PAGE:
3. The Council reassessed Mr Y’s care needs in September 2019. Mr X was present. Mr Y was deemed to have capacity to make decisions about how his care needs were met. The assessor recorded Mr Y’s health had recently declined following a fall at home, and that he was being cared for in bed. It was noted that Mr Y had a ‘potential grade 4 pressure area’ which the district nursing team were attending to. Both Mr X and the Care Provider expressed concern that the pressure area appeared to be deteriorating. An occupational therapist confirmed Mr Y had a progressive illness. The assessor recorded that should Mr Y’s condition continue to deteriorate he may require a residential care placement. It was Mr Y’s expressed wish to remain at home for as long as possible.
  4. The Council’s records show Mr X contacted its duty team on 15 October 2019 to report that someone had raised Mr Y’s bed carelessly, thus knocking a shelf off above the bed, ripping out wall plugs and brackets and that £1000 worth of ornaments on the shelf were broken. The broken items had been pushed under the bed and Mr X had not been informed. Mr X said he had reported this to the Care Provider and the district nursing team.
  5. The Care Provider responded to Mr X in writing on 1 November 2019 to say it had investigated his concerns and had found no evidence that damage to Mr Y’s property had been caused by care workers. In relation to the complaint about a care worker living in Mr Y’s home it said, this was “...a historical concern and was investigated and concluded previously, therefore I will not be re-investigating this point. You will be aware that the staff member in question, no longer works for CRG Homecare”.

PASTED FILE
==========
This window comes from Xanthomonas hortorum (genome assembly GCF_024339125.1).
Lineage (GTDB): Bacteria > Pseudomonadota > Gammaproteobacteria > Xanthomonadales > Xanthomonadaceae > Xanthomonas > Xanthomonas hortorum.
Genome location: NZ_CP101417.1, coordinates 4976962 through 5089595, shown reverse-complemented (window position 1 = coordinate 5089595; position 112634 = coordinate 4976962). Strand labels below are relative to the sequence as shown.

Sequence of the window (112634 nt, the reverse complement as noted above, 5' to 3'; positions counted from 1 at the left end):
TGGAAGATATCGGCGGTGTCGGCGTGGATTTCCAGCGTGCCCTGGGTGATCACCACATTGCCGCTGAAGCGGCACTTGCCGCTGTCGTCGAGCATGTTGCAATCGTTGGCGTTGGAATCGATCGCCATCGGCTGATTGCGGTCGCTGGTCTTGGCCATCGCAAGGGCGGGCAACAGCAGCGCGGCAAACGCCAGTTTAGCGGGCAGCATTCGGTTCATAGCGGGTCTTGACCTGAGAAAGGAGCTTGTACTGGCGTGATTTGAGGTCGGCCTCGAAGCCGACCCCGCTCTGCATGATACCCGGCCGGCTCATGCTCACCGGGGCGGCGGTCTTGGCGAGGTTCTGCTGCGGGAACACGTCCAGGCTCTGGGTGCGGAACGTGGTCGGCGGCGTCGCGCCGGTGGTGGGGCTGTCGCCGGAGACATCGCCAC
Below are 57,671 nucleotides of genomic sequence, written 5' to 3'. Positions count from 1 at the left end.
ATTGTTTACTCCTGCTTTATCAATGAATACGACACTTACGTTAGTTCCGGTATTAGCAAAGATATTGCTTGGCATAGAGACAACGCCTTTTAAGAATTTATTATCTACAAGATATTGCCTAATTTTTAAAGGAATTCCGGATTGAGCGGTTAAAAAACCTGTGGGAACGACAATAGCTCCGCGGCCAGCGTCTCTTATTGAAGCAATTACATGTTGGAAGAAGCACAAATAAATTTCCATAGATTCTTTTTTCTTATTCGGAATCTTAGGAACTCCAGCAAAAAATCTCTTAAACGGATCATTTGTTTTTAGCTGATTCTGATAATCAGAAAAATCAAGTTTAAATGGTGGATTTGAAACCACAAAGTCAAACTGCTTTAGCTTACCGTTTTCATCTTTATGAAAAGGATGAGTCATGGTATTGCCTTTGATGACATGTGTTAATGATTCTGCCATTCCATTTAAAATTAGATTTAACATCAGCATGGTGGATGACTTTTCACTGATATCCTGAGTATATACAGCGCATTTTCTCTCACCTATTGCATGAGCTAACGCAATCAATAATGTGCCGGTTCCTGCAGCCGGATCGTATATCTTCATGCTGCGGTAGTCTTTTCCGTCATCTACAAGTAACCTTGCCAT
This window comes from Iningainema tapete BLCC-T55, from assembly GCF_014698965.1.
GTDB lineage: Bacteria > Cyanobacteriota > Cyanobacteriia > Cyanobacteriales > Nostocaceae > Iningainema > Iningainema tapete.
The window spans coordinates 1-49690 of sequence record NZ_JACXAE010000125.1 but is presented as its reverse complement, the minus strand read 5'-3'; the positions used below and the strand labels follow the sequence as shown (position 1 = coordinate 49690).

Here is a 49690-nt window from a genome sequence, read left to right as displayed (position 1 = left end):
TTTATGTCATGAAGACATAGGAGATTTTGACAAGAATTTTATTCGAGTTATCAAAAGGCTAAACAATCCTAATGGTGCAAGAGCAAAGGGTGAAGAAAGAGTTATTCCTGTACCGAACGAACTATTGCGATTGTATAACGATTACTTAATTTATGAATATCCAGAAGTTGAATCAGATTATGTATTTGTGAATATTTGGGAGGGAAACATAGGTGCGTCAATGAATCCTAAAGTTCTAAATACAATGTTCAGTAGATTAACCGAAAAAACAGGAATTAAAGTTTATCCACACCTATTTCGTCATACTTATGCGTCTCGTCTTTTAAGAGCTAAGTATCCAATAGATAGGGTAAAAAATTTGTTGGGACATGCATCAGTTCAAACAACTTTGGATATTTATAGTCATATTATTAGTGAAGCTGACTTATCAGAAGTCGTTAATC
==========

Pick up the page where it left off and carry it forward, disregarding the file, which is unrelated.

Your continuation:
6. On 29 October 2019, whilst Mr X waited for an ambulance to transport Mr Y to hospital, he telephoned the Council and alleged Mr Y had been subject to poor care and neglect by the Care Provider and district nurses. He asked the Council to investigate his concerns under safeguarding. He also reported that a carer had spilt hot tea on Mr Y whilst the ambulance staff were in attendance, that the ambulance staff asked carers to change his top, but they left without doing so. The Council recorded Mr Y’s concerns and completed a MASH referral (multi-agency safeguarding hub) on 1 November 2019.
  7. When Mr Y arrived at hospital he was examined by a doctor, the doctor subsequently contacted the Council to raise a safeguarding alert. The Council completed a second MASH referral form. The referral form records the concerns to be a duplicate of those raised in a letter written by Mr Y’s GP.
  8. The Council instigated initial safeguarding enquiries on 1 November 2019. I have seen a copy of the enquiry document. The council officer noted the concerns, that either the carers or district nurses had broken a radiator behind Mr Y’s bed and afterwards Mr Y complained of feeling cold. Mr X says it was some days before he discovered the radiator was broken. Mr X also complained about the damage to a shelf above Mr Y’s bed and the consequential damage to expensive ornaments. He said the ornaments had been pushed under the bed and he was not told about it. Mr X said he had reported this to the Care Provider, but it denied any knowledge of it.